A third way the state takes decisions is through the enactment of subordinate or delegated legislation. Statutes can and often do delegate to someone other than Parliament (often to the executive of the state) the power to make a subordinate form of legislation, generally referred to as regulations. The public service, as the administrative arm of the state, also has the duty to execute or carry out any regulations so enacted.

In addition to the fundamental role of carrying out decisions taken by the state, the public service also has a role to play in supporting the executive in its other main role or function. In addition to carrying out decisions already taken, the executive of the state has an important leadership role in helping the state to respond to the opportunities and challenges that arise in the ongoing operation of the state. In carrying out this forward-looking or planning role, the executive develops proposals relevant to each level of state decision. It may initiate a proposal to amend the constitution, it may introduce a bill (i.e. a proposal to Parliament to enact a new statute), or, acting within the delegated regulation-making powers already given, it may develop new regulations or amendments to existing ones.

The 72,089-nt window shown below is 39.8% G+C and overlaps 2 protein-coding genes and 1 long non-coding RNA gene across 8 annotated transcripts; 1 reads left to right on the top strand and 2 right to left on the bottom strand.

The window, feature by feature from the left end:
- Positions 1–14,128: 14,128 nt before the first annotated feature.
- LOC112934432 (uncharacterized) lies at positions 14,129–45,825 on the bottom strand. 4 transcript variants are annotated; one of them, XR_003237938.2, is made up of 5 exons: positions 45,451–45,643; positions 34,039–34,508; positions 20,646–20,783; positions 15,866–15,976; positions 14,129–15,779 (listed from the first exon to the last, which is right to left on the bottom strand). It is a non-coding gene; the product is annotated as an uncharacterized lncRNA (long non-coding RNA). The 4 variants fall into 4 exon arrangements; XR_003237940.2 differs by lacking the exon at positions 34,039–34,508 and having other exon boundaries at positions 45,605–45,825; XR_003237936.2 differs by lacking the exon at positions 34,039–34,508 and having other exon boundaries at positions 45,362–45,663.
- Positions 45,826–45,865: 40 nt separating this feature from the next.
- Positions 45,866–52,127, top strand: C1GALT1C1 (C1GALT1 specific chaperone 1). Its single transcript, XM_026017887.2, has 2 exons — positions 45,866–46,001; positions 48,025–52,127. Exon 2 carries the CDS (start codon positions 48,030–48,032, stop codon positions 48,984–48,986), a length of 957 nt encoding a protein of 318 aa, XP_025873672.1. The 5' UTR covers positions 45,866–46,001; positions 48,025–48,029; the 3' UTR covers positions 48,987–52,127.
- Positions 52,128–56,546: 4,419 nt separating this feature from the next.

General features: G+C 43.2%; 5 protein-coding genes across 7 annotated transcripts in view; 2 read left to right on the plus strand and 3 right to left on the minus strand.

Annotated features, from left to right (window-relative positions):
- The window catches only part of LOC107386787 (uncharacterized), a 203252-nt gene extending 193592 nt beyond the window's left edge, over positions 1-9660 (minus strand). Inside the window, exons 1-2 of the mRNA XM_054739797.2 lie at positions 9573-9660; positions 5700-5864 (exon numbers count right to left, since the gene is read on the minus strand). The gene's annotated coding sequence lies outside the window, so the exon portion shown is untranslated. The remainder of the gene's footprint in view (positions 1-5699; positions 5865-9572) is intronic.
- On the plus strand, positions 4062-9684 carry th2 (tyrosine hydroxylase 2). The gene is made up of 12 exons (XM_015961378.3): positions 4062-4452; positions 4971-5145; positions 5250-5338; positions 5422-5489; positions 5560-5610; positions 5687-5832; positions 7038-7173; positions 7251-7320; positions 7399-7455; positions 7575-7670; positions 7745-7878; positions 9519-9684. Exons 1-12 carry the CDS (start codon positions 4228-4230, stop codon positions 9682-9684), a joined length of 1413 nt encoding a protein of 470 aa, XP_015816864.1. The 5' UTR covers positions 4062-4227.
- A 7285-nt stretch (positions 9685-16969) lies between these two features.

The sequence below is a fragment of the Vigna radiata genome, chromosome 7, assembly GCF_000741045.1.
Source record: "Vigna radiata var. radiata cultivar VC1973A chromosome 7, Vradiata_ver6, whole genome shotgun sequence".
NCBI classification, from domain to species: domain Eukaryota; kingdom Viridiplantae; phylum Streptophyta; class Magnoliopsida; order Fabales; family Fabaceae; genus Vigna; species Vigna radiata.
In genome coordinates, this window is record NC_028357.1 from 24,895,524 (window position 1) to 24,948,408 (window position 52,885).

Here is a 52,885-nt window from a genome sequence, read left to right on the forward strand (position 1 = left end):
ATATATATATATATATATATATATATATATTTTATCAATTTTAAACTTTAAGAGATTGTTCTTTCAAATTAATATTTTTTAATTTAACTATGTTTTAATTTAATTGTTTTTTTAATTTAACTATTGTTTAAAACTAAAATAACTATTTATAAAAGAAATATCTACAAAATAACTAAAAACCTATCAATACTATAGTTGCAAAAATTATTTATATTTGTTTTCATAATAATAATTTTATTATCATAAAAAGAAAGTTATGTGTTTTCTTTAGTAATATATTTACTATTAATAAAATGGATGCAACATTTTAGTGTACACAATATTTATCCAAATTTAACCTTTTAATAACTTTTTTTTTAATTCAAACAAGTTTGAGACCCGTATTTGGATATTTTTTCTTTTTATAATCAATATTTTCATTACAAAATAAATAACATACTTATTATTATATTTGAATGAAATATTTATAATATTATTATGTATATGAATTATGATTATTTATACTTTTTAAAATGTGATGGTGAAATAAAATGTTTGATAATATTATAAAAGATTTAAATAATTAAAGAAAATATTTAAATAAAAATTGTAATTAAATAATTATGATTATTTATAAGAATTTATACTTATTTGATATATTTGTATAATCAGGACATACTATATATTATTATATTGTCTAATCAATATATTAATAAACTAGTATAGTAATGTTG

The public service supports the executive in this planning role and this role also is service to the Canadian state. Because the public service is serving the state, not the executive, its purpose and duty is to perform this supportive role in a politically neutral way, giving impartial advice relating to the substance of the problems, opportunities and options available and leaving the political considerations to the political staff of the executive.


In 2007, there were approximately 200 departments (e.g., Health Canada), agencies (e.g., Parks Canada), commissions (e.g., Canadian Grain Commission), boards (e.g., Veterans Review and Appeal Board), councils (e.g., Canadian Judicial Council) and crown corporations (e.g., Royal Canadian Mint).